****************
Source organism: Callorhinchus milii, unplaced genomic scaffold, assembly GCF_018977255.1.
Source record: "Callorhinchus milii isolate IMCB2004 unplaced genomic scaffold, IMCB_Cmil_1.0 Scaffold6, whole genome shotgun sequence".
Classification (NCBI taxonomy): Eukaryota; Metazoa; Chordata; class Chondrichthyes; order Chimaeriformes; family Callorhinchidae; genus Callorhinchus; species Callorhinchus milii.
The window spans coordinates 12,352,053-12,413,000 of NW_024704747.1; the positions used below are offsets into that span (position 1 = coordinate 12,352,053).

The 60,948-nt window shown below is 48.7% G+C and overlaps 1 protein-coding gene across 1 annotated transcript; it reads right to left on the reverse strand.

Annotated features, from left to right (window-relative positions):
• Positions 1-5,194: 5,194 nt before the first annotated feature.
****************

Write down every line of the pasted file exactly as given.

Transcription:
Source organism: Callorhinchus milii, unplaced genomic scaffold, assembly GCF_018977255.1.
Source record: "Callorhinchus milii isolate IMCB2004 unplaced genomic scaffold, IMCB_Cmil_1.0 Scaffold6, whole genome shotgun sequence".
Classification (NCBI taxonomy): Eukaryota; Metazoa; Chordata; class Chondrichthyes; order Chimaeriformes; family Callorhinchidae; genus Callorhinchus; species Callorhinchus milii.
The window spans coordinates 12,352,053-12,413,000 of NW_024704747.1; the positions used below are offsets into that span (position 1 = coordinate 12,352,053).

The 60,948-nt window shown below is 48.7% G+C and overlaps 1 protein-coding gene across 1 annotated transcript; it reads right to left on the reverse strand.

Annotated features, from left to right (window-relative positions):
• Positions 1-5,194: 5,194 nt before the first annotated feature.